Yes – we know you have a few extra pounds and your dog probably does too – Dogs that are overweight are at risk for a myriad of health issues. Obesity is the number one nutritional disease in dogs and studies have shown that being overweight or obese can shorten a dog’s life span by as much as two years. Why? Being overweight or obese puts your pet at risk for joint disease, heart disease and diabetes, - just like humans!  So limit food consumption and get your dog outside and play – you will both have more fun.

3. Take your dog to the veterinarian regularly.

Dogs know when they are going to the vet and usually protest - However, regular veterinary care is important. A routine examination by your veterinarian can uncover health issues that you may not detect. In many cases, an early diagnosis improves the chances of successful treatment and can cost less than when the illness becomes more severe.

 4. Keep your dog smiling!

 A common problem among dogs is dental disease. Oral health issues can cause your pet pain, making it difficult them to eat. If left untreated, oral health issues may even lead to heart and kidney disease. In addition to regular dental checkups, the most effective means of caring for your pet’s mouth at home is to brush his or her teeth (yes you can do it but don’t use regular toothpaste – just plain warm water). If your pet doesn’t like toothbrushes there are other alternatives as well, including dental diets, treats, and toys. Ask your veterinarian for some recommendations.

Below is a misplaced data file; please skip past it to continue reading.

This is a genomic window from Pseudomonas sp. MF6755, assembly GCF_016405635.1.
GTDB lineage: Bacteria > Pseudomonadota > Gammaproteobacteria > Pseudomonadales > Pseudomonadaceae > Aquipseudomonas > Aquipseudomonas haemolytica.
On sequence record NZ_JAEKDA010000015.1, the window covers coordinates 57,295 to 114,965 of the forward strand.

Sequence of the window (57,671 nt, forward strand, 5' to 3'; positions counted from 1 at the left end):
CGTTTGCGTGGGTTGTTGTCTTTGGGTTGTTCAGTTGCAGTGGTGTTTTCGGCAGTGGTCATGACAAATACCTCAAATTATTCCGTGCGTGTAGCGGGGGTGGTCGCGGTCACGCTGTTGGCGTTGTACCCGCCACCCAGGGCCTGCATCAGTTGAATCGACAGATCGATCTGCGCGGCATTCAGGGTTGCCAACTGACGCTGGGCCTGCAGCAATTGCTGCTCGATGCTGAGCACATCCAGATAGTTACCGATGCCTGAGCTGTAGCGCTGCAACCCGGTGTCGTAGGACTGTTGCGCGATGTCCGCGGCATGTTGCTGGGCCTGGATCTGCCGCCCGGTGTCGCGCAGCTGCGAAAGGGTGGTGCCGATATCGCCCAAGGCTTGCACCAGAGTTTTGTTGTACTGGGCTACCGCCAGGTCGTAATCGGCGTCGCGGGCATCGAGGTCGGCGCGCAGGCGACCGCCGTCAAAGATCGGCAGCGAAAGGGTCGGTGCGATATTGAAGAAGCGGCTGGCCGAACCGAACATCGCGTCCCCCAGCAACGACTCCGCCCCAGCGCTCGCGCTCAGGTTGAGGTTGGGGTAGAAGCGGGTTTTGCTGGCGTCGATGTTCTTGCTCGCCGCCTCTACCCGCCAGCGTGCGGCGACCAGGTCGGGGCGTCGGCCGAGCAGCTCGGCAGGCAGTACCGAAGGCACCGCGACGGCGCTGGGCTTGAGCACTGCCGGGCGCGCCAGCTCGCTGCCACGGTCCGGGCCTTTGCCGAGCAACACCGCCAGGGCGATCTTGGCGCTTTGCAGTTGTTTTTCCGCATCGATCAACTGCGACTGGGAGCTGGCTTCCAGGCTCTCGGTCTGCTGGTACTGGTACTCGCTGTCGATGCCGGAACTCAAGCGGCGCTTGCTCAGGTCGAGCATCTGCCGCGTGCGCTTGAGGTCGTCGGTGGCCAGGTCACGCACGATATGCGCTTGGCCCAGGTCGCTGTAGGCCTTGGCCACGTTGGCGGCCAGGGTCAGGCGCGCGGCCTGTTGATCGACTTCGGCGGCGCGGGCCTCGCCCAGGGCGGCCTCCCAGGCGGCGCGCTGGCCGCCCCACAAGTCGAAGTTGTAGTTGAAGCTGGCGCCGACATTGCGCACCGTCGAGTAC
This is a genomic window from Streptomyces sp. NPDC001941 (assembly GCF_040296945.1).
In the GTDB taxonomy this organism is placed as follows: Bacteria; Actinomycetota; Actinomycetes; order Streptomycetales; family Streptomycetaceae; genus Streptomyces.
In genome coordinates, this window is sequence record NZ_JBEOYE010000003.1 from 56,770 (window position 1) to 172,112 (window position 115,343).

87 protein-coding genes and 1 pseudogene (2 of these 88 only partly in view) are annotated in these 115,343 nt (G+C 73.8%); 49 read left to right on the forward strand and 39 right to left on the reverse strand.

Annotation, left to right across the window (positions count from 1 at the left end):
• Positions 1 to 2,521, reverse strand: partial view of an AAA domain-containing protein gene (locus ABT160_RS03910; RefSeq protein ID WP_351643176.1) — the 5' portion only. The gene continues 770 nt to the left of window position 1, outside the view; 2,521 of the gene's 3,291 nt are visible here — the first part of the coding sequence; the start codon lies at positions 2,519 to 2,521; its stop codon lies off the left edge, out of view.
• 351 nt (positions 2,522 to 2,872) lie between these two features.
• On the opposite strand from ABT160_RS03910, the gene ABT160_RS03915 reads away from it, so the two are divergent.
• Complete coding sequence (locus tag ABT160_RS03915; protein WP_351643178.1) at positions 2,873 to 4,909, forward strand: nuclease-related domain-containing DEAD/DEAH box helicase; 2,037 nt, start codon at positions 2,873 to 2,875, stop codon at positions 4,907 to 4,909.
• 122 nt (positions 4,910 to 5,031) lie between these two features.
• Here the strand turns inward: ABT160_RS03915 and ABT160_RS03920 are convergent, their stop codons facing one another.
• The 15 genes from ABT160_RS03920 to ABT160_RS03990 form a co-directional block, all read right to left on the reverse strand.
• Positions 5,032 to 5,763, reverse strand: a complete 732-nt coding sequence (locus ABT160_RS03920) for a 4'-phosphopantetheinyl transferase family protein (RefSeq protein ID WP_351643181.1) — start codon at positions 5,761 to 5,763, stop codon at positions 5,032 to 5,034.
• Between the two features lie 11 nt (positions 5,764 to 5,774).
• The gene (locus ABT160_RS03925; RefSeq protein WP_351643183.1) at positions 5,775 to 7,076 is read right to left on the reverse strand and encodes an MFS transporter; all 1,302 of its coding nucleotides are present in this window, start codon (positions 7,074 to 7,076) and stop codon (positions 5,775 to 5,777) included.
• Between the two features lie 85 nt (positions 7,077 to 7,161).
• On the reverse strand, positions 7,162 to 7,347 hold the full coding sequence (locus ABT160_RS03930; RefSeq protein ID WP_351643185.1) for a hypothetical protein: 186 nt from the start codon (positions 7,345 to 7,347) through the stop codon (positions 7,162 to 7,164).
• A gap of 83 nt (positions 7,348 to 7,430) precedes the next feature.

5. Do not allow your pet outside unsupervised.

We see this too often in our neighborhood – a dog walking alone on the side of the road – no harm – -- Wrong! Allowing your dog to roam free may seem like you’re doing your pet a favor. However, pets that roam are susceptible to a number of dangers, including automobile accidents, predators like hawks, coyotes, evil people, contagious diseases, exposure to poisons, and more. Allowing your dog to roam unsupervised may anger your neighbors if your dog trespasses and relieves “themselves on their lawn or digs up their garden.